Computer says no… – and other ridiculous barriers bereaved families face

Categories: Care.

It sometimes seems that replicas of Little Britain’s Carol Beer are cheerfully ensconced in cemetery and crematoria offices, bereavement and register offices and unfortunately even funeral directors’ branches around the UK. 

Anything out of the ordinary (such as a family wanting to take care of their dead themselves) can be met with surprise, disapproval or a downright ‘that’s not allowed’ – effectively, “Computer says no.”


Let’s go through a few things that families who have contacted us have been told, and which are completely untrue!

  • The Registrar who informed a family that they must use a funeral director to carry out the funeral.
  • Recently, the Coroner who frightened an estranged family so badly by insisting that they would be pursued by the local council wanting to recoup the cost of an environmental health funeral, that the family ended up paying for and arranging a funeral for someone they had not seen for decades. They thought that they would land up in court.
  • The District Council that refused to allow a family to carry out a DIY burial – (apparently their policy was to prohibit anyone other than ‘a Registered Funeral Director who is part of their own Stonemakers and Funeral Directors Registration Scheme’ to undertake a burial in any of their cemeteries).
  • The nursing staff member who told another family that their relative would have to be cremated and not buried because they had died from an infectious disease.
  • The cemetery and crematorium manager who has informed families that they have to take out their own public liability insurance if they intend to carry out a funeral without using a funeral director, whether a cremation or burial. 
  • This ‘ruling’ has also been applied to families wishing to carry the coffin themselves.
  • The GP who attended to certify a death that occurred at home and told the family that the body had to be taken away and could not be kept at home.
  • The funeral director who advised a family that if the coffin crossed county borders an additional charge would be applied.
  • Another, very common untruth, is when funeral directors inform families that if they wish to see their relative in the chapel of rest they have to be embalmed.


These are just a few examples of recent situations that have been brought to our attention and where we have had to get involved to educate and inform the so-called ‘professionals’ involved and put them straight on the facts:

  • There is no law requiring a funeral director be used for a funeral.
  • A local authority – or any other body – may not prohibit a family from carrying out a burial without a funeral director. Provided that the Registrar’s certificate or Coroner’s Order for burial is delivered with an interment form prior to the burial, and the deceased is brought to the cemetery with enough people to carry and lower the coffin, it must be permitted.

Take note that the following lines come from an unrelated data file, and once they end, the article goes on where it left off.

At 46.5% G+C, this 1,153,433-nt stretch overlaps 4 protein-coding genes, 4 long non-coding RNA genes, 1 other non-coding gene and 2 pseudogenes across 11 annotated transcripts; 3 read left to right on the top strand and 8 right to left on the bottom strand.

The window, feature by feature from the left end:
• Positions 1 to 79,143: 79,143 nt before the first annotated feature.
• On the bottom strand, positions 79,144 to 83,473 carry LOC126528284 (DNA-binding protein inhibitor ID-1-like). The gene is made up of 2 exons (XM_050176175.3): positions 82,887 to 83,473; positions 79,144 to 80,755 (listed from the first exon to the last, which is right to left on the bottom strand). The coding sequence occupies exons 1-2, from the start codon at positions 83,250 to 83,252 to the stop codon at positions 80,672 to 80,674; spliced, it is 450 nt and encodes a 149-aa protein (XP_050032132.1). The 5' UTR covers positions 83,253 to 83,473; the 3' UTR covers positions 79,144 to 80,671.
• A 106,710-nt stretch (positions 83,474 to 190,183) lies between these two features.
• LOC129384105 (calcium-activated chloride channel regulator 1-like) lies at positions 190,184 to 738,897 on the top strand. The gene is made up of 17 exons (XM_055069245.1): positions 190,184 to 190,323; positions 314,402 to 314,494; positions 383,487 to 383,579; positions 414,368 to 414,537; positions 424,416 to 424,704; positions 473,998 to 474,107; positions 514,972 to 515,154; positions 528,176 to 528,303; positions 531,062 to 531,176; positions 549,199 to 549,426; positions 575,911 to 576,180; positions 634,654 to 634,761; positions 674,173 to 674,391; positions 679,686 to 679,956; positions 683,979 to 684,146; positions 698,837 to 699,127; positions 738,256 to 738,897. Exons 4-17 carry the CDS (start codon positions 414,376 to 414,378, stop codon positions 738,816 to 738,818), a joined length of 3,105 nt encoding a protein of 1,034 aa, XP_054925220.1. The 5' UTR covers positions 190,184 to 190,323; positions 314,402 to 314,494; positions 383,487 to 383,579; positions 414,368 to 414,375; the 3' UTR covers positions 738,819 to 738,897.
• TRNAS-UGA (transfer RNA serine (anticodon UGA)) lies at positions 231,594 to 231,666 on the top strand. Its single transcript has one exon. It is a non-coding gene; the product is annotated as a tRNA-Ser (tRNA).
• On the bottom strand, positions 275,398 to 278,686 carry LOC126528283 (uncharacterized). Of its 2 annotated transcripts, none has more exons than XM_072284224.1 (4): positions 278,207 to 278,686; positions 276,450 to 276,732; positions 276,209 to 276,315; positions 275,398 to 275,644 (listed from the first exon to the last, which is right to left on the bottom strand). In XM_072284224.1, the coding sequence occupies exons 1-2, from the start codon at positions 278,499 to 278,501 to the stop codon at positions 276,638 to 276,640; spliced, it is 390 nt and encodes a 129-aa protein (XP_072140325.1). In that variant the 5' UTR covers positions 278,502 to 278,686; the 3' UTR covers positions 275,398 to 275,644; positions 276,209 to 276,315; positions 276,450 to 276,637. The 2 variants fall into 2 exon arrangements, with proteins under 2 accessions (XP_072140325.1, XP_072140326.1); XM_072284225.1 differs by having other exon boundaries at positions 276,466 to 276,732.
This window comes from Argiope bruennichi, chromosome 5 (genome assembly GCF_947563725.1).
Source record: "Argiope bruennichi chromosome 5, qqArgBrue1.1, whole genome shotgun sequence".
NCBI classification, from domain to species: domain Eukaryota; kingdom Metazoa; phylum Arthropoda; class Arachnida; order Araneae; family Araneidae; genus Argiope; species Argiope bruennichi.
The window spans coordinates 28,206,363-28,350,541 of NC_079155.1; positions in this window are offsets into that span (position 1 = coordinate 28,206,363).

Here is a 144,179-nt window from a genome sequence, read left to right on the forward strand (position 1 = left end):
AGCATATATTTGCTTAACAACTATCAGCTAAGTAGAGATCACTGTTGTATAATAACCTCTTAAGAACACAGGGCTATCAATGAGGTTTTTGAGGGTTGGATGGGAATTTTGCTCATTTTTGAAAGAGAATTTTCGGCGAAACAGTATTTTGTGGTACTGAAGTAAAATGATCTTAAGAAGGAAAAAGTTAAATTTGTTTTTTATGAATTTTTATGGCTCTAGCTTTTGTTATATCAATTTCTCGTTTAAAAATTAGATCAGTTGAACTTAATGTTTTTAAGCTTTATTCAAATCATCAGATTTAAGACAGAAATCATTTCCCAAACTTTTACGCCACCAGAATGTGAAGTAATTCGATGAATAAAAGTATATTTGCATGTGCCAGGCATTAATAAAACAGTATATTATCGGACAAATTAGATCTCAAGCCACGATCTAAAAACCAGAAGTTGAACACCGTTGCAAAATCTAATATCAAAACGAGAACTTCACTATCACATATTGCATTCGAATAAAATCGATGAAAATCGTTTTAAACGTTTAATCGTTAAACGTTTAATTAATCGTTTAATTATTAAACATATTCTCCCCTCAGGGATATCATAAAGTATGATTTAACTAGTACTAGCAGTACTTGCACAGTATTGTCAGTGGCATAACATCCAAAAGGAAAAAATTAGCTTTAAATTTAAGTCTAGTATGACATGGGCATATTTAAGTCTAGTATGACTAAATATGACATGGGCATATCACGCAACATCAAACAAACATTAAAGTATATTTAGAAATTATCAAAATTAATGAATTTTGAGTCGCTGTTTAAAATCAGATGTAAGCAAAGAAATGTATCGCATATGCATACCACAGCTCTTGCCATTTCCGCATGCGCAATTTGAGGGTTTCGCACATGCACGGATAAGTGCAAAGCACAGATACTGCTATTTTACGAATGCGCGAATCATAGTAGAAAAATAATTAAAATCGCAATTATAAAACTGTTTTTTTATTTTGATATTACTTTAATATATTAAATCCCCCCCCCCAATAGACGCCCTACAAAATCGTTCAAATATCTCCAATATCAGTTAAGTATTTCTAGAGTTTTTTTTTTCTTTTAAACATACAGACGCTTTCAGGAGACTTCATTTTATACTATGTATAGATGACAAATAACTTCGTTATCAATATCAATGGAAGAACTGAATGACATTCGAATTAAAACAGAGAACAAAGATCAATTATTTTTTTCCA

• Cremation is never mandatory.
  • Debt liabilities stops with the dead person. That includes the cost of any ‘pauper’s funeral arranged by the local authority for unclaimed bodies. The council can pursue the dead person’s estate but not distant or estranged relatives.
  • There is no law to say that once a death has occurred the body must be removed. Dead people can be kept at home until the day of the burial or cremation if that is the wish of the family.
  • According to legal advice obtained from the Institute of Cemetery and Crematorium Management, it is unfair simply to tell families to arrange their own public liability insurance for a one-off event unless there is already an established insurance scheme, which the family can buy into.
  • There are no charges involved in a body or coffin crossing county borders.
  • Any requirement for embalming prior to viewing is simply company policy, not anything that can be attributed to Health and Safety or other legislation.

Not only are there ill informed or ignorant people in authority out there offering incorrect advice to bereaved families, there are also a lot of myths and assumptions that have somehow become an accepted norm.

‘Totally untrue’

Another myth is that a hearse has to be used to transport a coffin.

It has become the accepted vehicle in which a body is conveyed to the final place of rest, frequently at a cost of around £400 for a half hour journey or less – but it is not compulsory, nor in some cases, desirable. Any suitable alternative vehicle can be used, including your own private car or that of a neighbour or friend.

How about the belief that you have to have a coffin?

Totally untrue, the only legal stipulation is that ‘It is an offence to expose a dead body near a public highway as this would outrage public decency’. Basically, a body should be covered in public – but the method of doing so is entirely up to the individual responsible for the disposal of the body.

The Natural Death Centre has always championed the rights of the bereaved to exercise autonomy when it comes to making arrangements for funerals, and we will continue to do so for as long as the need is there. With the reluctance of government to create legislation to make obvious the legal rights of the bereaved, and impose penalties on those breaching those rights, unfortunately we expect to be manning the NDC Helpline for a long time yet.

If you have any questions concerning a death or a funeral, call us for advice on 01962 712690, or email

A longer version of this article was first published in Issue 3 of the magazine More to Death, which is published by The Natural Death Centre

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